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Posted 20/11/2013 by cgodfrey

A journalist colleague approached me this week for some advice about people willing to provide an authoritative comment on stories in the pharmaceuticals sector. ‘It’s becoming harder,’ she complained. ‘No one seems to want to talk to us anymore.’ Scrolling back through recent C&I blogs, it’s clear that the problem is not just restricted to pharmaceutical stories. Depressingly, not one comment was posted against any of the previous seven C&I blogs – on topics as diverse as water availability following Typhoon Haiyan this month in the Philippines to a piece on the UK’s two planned nuclear reactors at Hinkley Point in Somerset. Only one appeared against a blog on the theme of the recent ACS meeting in Indianapolis below that.

C&I  magazine’s Comment sections are suffering too, as are the magazine’s news pages. In fact, getting anyone to express a personal opinion about anything – and particularly in writing – is becoming increasingly difficult, even with the inducement of a small payment.

So what’s the problem? Social media sites such as Twitter and Facebook appear to be thriving, after all, even in an age of political correctness. Maybe as scientists it is simply the case that we are naturally – and sensibly – more cautious. Many companies, for example, now insist on vetting every word their employees choose to publish, even in some cases extending their approval processes to scientific book reviews. 

True, there are occasionally times when saying exactly what you actually think is not necessarily such a good idea, as, for example, after the scandal that followed the hacking a couple of years ago of climate change emails from the University of East Anglia.

By and large, however, expressing an opinion can only be a good thing and should be encouraged. Scientific decision-making relies, after all, on proper informed debate – on seeking the opinions of all those with a view on a particular topic before arriving at a conclusion of our own. In the case of C&I ’s news stories, for instance, how are we to judge the merits of a particular piece of research if no one is willing to provide an independent expert view of a paper’s worth?

As for C&I ’s blogs, meanwhile, it would be nice as well to hope that just occasionally someone was actually reading…

Cath O’Driscoll - Deputy editor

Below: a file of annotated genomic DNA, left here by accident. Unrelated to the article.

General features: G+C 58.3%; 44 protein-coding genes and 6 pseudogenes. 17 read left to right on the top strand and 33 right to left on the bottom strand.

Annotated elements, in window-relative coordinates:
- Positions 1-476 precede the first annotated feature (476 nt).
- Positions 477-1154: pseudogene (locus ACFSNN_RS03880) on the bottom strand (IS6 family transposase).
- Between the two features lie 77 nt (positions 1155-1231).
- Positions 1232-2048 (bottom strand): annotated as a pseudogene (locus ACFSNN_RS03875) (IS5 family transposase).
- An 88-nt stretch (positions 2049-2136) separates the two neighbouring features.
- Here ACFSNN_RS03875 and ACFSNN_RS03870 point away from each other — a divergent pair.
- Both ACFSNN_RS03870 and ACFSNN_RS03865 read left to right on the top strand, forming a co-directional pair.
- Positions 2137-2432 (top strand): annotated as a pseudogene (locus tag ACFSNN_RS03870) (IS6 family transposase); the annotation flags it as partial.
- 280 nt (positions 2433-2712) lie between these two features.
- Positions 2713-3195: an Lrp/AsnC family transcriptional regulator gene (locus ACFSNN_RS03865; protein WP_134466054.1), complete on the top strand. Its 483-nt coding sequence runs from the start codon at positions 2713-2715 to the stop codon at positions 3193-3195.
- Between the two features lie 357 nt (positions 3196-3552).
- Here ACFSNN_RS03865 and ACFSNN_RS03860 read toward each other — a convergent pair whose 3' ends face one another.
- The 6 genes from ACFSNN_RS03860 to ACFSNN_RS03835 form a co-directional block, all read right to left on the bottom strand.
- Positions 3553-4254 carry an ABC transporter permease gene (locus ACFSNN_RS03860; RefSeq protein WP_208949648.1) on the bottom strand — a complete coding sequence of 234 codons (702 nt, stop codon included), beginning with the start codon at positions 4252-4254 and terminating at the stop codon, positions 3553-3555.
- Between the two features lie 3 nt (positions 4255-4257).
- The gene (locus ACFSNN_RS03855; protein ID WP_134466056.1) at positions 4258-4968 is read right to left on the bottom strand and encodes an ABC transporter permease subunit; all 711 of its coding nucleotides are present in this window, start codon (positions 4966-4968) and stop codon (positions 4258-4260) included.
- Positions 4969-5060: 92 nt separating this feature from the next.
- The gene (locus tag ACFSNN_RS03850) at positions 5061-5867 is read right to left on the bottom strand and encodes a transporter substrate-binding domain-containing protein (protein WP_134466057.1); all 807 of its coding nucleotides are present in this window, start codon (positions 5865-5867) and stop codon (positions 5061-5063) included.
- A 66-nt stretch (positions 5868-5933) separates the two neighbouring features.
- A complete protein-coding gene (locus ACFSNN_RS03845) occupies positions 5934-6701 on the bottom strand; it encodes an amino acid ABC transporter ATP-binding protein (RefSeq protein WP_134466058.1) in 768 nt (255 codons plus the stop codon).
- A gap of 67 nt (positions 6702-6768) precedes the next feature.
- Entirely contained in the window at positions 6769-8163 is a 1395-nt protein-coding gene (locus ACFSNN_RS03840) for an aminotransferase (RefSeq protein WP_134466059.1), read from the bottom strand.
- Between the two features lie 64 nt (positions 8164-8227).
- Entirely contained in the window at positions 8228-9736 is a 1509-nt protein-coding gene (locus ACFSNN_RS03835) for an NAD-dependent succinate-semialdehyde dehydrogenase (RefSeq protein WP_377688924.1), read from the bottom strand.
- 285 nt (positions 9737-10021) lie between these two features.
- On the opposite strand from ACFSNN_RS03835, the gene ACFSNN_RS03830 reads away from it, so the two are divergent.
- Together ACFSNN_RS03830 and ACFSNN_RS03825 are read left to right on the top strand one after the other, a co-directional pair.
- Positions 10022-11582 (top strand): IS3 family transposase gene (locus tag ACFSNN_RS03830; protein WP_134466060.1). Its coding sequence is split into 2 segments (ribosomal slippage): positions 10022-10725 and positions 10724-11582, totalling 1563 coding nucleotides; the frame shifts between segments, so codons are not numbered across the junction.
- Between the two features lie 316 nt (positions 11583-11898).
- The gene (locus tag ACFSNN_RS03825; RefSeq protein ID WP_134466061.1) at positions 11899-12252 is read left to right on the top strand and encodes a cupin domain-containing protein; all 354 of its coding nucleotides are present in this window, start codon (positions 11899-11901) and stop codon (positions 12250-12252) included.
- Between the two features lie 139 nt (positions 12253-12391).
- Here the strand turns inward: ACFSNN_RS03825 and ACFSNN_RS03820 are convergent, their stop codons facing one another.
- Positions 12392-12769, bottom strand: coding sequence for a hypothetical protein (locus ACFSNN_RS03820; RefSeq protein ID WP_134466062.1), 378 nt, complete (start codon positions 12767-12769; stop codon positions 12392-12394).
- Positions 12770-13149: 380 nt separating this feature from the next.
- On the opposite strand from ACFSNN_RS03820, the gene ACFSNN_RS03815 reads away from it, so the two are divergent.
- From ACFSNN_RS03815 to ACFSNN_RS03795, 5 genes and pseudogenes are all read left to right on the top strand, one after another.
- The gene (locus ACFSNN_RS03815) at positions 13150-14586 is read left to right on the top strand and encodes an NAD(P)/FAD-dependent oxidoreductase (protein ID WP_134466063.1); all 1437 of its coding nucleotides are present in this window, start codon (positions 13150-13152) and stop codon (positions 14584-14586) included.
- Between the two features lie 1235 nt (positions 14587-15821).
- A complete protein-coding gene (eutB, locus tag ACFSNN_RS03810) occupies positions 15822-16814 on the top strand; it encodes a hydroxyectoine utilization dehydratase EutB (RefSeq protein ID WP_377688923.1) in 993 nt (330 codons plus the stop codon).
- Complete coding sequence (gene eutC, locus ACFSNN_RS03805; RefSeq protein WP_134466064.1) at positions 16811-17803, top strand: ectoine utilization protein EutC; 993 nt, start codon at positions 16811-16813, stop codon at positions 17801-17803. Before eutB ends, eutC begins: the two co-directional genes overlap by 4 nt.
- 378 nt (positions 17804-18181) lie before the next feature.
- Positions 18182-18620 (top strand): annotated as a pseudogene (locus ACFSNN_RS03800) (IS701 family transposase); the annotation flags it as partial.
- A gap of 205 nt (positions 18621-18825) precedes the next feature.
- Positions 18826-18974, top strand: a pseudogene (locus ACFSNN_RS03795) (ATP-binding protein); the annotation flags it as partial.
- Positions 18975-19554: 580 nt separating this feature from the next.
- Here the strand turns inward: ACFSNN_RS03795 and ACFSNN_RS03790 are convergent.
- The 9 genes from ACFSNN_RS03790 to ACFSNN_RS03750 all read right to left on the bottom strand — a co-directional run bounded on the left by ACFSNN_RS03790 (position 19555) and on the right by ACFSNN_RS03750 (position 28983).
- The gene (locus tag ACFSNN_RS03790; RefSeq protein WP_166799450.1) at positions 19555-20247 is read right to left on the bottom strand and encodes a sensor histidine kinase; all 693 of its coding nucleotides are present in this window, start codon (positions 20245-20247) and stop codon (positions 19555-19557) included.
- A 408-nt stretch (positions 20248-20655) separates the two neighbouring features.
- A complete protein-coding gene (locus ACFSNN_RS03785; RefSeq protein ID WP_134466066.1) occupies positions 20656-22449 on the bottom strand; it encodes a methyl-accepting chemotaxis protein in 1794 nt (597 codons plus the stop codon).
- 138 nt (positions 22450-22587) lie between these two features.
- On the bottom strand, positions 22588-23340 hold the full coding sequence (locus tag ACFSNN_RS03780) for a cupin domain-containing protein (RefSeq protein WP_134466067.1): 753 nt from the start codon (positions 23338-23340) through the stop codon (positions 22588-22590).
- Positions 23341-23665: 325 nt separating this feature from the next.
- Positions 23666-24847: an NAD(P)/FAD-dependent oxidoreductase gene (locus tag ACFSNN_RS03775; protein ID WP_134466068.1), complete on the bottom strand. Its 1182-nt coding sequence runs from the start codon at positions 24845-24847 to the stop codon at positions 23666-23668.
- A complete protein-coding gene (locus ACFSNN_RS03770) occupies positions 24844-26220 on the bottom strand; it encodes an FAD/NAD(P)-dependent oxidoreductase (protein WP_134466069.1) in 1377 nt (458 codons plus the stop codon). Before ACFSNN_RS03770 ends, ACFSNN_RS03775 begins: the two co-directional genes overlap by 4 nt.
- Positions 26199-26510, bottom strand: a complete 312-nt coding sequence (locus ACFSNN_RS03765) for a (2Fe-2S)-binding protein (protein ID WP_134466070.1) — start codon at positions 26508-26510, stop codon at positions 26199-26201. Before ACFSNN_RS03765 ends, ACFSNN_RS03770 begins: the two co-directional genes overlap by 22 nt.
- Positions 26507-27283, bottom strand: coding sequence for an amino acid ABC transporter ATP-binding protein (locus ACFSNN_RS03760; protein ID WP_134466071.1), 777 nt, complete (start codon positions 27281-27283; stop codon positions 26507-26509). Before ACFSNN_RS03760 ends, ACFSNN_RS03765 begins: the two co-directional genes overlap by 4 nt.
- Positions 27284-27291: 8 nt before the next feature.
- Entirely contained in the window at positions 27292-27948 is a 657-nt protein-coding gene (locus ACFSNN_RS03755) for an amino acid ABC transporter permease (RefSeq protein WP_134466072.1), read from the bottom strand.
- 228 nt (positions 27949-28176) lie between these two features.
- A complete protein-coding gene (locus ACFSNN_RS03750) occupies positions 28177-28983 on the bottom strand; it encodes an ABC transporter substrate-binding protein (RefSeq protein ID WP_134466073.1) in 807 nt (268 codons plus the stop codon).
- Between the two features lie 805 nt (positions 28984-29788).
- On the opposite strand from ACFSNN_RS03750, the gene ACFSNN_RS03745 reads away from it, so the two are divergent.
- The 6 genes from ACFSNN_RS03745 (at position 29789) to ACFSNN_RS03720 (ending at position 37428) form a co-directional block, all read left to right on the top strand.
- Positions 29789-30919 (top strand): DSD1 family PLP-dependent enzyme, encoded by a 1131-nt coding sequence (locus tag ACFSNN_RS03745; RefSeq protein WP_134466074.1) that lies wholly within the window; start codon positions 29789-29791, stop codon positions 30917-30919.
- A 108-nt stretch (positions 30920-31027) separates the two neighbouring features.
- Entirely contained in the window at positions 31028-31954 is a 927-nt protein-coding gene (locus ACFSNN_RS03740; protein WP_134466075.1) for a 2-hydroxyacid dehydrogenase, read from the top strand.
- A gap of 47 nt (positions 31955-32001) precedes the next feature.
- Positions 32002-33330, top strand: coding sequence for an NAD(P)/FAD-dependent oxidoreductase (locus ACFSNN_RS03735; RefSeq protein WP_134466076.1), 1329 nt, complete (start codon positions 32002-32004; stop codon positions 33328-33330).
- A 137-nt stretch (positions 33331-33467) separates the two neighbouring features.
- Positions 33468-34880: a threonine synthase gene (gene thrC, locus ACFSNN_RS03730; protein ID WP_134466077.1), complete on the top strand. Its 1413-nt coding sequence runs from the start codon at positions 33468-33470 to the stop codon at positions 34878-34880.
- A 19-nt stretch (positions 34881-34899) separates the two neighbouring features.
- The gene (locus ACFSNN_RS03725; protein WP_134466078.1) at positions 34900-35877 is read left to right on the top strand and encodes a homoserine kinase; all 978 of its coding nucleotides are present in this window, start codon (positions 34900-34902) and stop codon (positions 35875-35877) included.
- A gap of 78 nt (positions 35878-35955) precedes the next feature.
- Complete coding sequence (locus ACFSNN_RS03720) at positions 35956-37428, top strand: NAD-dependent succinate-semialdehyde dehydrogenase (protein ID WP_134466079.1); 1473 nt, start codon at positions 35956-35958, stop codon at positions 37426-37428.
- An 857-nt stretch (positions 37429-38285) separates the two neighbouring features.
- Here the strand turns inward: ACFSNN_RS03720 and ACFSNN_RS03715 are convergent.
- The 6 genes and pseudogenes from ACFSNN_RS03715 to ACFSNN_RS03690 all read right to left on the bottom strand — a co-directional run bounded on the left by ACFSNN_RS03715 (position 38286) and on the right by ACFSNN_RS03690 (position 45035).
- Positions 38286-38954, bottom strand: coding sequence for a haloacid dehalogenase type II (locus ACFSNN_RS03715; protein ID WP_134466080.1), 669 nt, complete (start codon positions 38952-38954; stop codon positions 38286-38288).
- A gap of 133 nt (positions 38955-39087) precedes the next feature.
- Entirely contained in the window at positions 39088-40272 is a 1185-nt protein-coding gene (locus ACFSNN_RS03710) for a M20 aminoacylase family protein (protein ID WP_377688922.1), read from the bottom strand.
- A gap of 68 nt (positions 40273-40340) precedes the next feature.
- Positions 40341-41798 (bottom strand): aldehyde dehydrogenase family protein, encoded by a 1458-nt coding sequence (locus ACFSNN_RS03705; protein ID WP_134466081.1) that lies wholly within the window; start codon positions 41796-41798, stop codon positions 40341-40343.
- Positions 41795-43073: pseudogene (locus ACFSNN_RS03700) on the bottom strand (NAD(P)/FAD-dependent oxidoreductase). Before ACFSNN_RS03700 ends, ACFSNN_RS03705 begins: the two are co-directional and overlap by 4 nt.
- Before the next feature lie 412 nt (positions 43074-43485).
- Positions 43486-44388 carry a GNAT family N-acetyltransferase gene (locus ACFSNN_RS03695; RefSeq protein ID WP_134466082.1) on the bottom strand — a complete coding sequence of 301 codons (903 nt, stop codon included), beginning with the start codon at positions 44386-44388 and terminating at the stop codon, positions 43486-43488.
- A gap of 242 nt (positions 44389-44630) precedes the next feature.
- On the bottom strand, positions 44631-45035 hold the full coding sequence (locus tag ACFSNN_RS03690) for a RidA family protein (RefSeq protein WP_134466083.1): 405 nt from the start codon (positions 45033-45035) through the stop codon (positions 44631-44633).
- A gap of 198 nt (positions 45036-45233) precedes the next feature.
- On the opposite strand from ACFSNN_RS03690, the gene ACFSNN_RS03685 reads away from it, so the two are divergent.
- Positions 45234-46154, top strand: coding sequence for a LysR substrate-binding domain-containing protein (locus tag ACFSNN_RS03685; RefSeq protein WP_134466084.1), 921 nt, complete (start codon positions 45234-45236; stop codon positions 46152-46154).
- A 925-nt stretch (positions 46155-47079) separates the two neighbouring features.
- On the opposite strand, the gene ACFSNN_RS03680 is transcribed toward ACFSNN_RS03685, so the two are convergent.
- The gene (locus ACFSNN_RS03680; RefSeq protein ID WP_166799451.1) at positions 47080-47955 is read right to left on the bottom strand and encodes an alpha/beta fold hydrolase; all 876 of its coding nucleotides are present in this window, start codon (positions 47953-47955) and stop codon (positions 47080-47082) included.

Anyone interested in contributing Comment or opinion pieces to C&I or in writing book reviews should contact codriscoll@wiley.com

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  • Anonymous said:
    03/12/2013 11:49

    At last, we have provoked some response - and very welcome it is! Looking back over previous blogs, we have highlighted issues that we think are important but perhaps they haven't been as provocative as they might have been. Unfortunately for some SCI readers provocative is a step too far but we will try to improve. And Yes - we would love to be tweeting and hooting and flitting all day long - but we also have to get a magazine out with the limited resources at our disposal. Given the number of comments that our blogs have produced, we decided that our day job was the most important. And our on-going reader research supports this approach - most SCI members do not use social media, except perhaps LinkedIn. But points taken! We do need to look at other types of media - and yes, we are well aware of the slowness of the website.

  • Anonymous said:
    24/11/2013 01:14

    This is the first time that I found your site. I wasn't even looking for it; I sort of stumbled upon it while looking for something else. That in itself is part of your problem. You don't assert your voice in the Social Media sphere or the Internet sphere. For example, your tweets are erratic. To be visible, you need to be tweeting constantly. I strongly suggest that you invest in a service like ManageFlitter or HootSuite (I use the free version of ManageFlitter sporadically) to increase your visibility. Schedule tweets at the rate of 1/hour around the clock. Use text that intentionally arouses curiosity and may provoke comments. For another example, your only other social media site is your Facebook page. How many chemists actually use Facebook? At work? FB is okay, but more techies hang out on Google+, and professionally, a workplace is more likely to permit LinkedIn than to permit FB or Google+ or Twitter. Moreover, the writing is dry, passive, and poorly designed if the intent is to elicit comments. NOTE: I did not say your writing is bad. I said it is poorly designed to elicit comments. You want comments? Take a position on a contentious issue. Write with an active voice, not a passive one. Write like you intend to provoke (not offend!) people, and then don't worry whether they like your position. Above all, MAKE YOURSELF VISIBLE! Be active, not passive, in social media (HINT: Follow people, comment on other sites blogs, that sort of thing.)

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